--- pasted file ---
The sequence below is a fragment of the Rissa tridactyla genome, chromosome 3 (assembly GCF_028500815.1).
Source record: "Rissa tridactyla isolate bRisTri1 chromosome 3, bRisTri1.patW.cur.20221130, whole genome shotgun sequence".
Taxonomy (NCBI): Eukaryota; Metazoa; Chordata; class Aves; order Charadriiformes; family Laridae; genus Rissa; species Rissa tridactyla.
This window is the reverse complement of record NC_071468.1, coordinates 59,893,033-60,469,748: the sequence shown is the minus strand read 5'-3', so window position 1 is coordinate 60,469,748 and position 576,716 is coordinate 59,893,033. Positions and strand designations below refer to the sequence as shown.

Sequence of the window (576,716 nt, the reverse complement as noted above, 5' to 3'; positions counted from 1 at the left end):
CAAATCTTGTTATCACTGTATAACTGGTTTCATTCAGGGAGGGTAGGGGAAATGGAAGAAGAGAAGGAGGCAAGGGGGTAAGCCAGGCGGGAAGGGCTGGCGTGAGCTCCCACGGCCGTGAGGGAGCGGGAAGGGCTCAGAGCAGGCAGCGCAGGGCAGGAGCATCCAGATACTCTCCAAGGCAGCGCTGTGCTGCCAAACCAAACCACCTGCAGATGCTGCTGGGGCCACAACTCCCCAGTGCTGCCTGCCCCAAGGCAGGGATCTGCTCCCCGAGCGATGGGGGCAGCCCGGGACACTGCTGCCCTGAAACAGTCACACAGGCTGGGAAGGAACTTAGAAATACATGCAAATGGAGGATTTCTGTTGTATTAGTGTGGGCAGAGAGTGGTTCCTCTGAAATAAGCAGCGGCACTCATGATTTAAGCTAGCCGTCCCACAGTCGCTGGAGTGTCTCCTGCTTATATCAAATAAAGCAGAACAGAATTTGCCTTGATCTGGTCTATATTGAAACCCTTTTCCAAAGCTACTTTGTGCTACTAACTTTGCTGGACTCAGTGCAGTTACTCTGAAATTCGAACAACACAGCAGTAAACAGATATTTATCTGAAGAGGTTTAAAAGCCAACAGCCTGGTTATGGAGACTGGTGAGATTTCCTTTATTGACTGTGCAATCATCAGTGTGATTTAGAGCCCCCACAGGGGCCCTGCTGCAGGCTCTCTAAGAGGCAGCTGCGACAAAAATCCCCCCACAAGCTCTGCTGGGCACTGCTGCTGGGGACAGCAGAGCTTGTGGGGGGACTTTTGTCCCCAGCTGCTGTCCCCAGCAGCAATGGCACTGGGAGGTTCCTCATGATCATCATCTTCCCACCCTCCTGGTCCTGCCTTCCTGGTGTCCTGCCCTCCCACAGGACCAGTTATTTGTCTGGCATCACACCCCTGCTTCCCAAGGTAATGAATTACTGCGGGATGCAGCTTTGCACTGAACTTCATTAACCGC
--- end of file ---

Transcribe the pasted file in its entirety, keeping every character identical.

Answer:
The sequence below is a fragment of the Rissa tridactyla genome, chromosome 3 (assembly GCF_028500815.1).
Source record: "Rissa tridactyla isolate bRisTri1 chromosome 3, bRisTri1.patW.cur.20221130, whole genome shotgun sequence".
Taxonomy (NCBI): Eukaryota; Metazoa; Chordata; class Aves; order Charadriiformes; family Laridae; genus Rissa; species Rissa tridactyla.
This window is the reverse complement of record NC_071468.1, coordinates 59,893,033-60,469,748: the sequence shown is the minus strand read 5'-3', so window position 1 is coordinate 60,469,748 and position 576,716 is coordinate 59,893,033. Positions and strand designations below refer to the sequence as shown.

Sequence of the window (576,716 nt, the reverse complement as noted above, 5' to 3'; positions counted from 1 at the left end):
CAAATCTTGTTATCACTGTATAACTGGTTTCATTCAGGGAGGGTAGGGGAAATGGAAGAAGAGAAGGAGGCAAGGGGGTAAGCCAGGCGGGAAGGGCTGGCGTGAGCTCCCACGGCCGTGAGGGAGCGGGAAGGGCTCAGAGCAGGCAGCGCAGGGCAGGAGCATCCAGATACTCTCCAAGGCAGCGCTGTGCTGCCAAACCAAACCACCTGCAGATGCTGCTGGGGCCACAACTCCCCAGTGCTGCCTGCCCCAAGGCAGGGATCTGCTCCCCGAGCGATGGGGGCAGCCCGGGACACTGCTGCCCTGAAACAGTCACACAGGCTGGGAAGGAACTTAGAAATACATGCAAATGGAGGATTTCTGTTGTATTAGTGTGGGCAGAGAGTGGTTCCTCTGAAATAAGCAGCGGCACTCATGATTTAAGCTAGCCGTCCCACAGTCGCTGGAGTGTCTCCTGCTTATATCAAATAAAGCAGAACAGAATTTGCCTTGATCTGGTCTATATTGAAACCCTTTTCCAAAGCTACTTTGTGCTACTAACTTTGCTGGACTCAGTGCAGTTACTCTGAAATTCGAACAACACAGCAGTAAACAGATATTTATCTGAAGAGGTTTAAAAGCCAACAGCCTGGTTATGGAGACTGGTGAGATTTCCTTTATTGACTGTGCAATCATCAGTGTGATTTAGAGCCCCCACAGGGGCCCTGCTGCAGGCTCTCTAAGAGGCAGCTGCGACAAAAATCCCCCCACAAGCTCTGCTGGGCACTGCTGCTGGGGACAGCAGAGCTTGTGGGGGGACTTTTGTCCCCAGCTGCTGTCCCCAGCAGCAATGGCACTGGGAGGTTCCTCATGATCATCATCTTCCCACCCTCCTGGTCCTGCCTTCCTGGTGTCCTGCCCTCCCACAGGACCAGTTATTTGTCTGGCATCACACCCCTGCTTCCCAAGGTAATGAATTACTGCGGGATGCAGCTTTGCACTGAACTTCATTAACCGC